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Research Trip to Ottawa
Liam Blanc, King's College London

I am currently conducting doctoral research at King’s College London, looking into the Canadian fur trade and its links to the global economy between 1760 and 1820. This 60 year period was a critical one for the later development of Canada as a trans-continental state. Following the British capture of New France in 1760, fur traders from the St. Lawrence Valley swarmed into what is now western Canada, establishing a durable and lasting trading network that stretched as far as the Pacific slope in the west and the Mackenzie River basin in the north. The rapid expansion of this trade based in Montreal caused conflict with the English Hudson’s Bay Company which was only ended in 1821 by the merger of the HBC with the largest Canadian concern, the North West Company. The construction of a continent-spanning fur trading network after 1760 was the critical factor in ensuring that the northern half of the continent was drawn into the British sphere of influence and was not absorbed by the United States.

It is natural that such an important topic in Canadian history has attracted much scholarly attention, but much of this has been rather narrow and ‘Canadian’ in focus; that is to say it very much concentrates on events in North America itself. What has been largely overlooked is that the Canadian fur trade was entirely dependent upon foreign markets for its survival and growth, and that its integration into the world economy over the sixty years following 1760 was of vital significance. My research is primarily concerned with investigating the foreign centres of demand for Canadian furs during this time, how these markets fluctuated and how this impacted upon the development of the trade in North America. There is a huge quantity of useful information on this subject held in the HBC archives (microfilm copies of which are held at Kew) and records held by the British government are also revealing. What is unavailable in Britain however is any archival information relating to the Montreal fur traders who played by far the most dynamic role in events.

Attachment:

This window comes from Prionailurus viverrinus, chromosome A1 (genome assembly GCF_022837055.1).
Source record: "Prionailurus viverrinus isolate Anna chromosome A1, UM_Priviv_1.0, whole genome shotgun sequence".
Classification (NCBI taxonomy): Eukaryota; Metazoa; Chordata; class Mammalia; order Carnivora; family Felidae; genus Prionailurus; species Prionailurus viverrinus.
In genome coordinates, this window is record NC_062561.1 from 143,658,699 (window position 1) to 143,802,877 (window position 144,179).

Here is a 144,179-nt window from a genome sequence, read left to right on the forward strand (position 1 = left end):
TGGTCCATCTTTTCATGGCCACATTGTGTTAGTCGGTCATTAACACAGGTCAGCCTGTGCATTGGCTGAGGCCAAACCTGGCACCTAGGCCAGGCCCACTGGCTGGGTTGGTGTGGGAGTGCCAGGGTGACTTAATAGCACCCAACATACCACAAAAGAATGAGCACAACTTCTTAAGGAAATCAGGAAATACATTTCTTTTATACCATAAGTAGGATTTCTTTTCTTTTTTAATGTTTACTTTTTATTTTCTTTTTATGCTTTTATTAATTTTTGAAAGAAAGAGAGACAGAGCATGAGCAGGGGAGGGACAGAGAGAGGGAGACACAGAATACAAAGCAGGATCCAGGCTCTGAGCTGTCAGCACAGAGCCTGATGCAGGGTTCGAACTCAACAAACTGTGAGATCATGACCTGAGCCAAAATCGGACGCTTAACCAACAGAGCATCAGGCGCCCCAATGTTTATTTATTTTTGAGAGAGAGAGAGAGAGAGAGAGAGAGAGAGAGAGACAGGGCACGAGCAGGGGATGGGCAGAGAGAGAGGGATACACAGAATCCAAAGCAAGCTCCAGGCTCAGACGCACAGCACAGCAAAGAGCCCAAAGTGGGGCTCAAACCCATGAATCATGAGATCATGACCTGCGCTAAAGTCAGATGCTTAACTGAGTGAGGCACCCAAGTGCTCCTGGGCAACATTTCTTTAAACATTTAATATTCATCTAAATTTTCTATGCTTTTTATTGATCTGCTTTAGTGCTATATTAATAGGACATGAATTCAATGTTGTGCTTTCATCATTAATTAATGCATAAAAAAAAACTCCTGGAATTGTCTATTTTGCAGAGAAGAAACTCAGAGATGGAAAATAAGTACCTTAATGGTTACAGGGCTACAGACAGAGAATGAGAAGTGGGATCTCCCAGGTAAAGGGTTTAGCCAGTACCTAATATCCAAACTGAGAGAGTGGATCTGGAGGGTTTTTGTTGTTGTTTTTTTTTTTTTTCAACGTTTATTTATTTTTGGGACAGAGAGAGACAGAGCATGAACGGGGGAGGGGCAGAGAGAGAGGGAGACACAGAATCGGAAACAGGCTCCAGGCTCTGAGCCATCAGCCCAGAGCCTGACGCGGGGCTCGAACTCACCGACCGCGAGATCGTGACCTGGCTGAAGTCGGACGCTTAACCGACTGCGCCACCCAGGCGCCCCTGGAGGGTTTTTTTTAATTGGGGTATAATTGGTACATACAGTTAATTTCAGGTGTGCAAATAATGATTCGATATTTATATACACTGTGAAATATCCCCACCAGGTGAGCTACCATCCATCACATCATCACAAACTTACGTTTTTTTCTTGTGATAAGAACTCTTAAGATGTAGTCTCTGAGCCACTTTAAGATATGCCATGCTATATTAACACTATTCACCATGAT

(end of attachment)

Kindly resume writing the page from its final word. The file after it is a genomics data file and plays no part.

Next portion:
With the help of a BACS travel grant I was lucky enough to travel to the Library and Archives of Canada in Ottawa to consult their collections. The major sources I consulted whilst there were the business papers of Sir Alexander Mackenzie, a senior partner in a short-lived fur trading company (the XY Company) and also a major player in the North West Company. The information contained in these papers was extremely useful. Of most interest to me were the Account Books of the XY Company which provided very detailed information on all aspects of the Company’s activities. Not only did this include useful details on fur prices in the early 1800s, it also provided me with a much clearer picture of the precise scale of Canada’s north-western fur trade, a topic that has hitherto been largely ignored. The later records kept by Alexander Mackenzie deal with the North West Company which absorbed the XY Company in 1805. While these records are less broad-ranging, they do provide a valuable insight into how the Canadian company reacted to serious instability in European fur markets caused by the imposition of Napoleon’s Continental Blockade in 1807. In particular, the records highlight the huge quantity of furs the North West Company offloaded into the United States and China between 1807 and 1813.

The Archive in Ottawa also holds a huge range of correspondence and records from many smaller fur traders from the period. These provided further information on a whole range of topics across the years 1760-1820. Although it would be impractical to list them all here, among the many topics these sources touched upon were the role of the Philadelphia hat-making industry in the fur trade in the 1770s, the unscrupulous practices employed by traders in modern-day Manitoba during the 1790s and the cut-throat competition between the XY Company and the North West Company in the early 1800s.

18 July 2007

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(C) 2008 British Association for Canadian Studies